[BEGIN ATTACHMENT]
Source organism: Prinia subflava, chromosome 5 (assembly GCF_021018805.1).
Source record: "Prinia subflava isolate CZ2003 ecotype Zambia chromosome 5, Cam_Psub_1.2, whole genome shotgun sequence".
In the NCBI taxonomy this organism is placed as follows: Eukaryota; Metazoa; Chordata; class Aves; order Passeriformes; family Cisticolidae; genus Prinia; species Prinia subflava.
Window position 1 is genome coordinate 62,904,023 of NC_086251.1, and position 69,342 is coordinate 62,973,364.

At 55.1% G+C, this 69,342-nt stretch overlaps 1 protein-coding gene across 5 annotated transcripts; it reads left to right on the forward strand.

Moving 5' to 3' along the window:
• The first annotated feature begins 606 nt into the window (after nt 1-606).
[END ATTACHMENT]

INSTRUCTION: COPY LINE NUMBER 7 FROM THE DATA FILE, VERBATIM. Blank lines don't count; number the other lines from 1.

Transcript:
• The first annotated feature begins 606 nt into the window (after nt 1-606).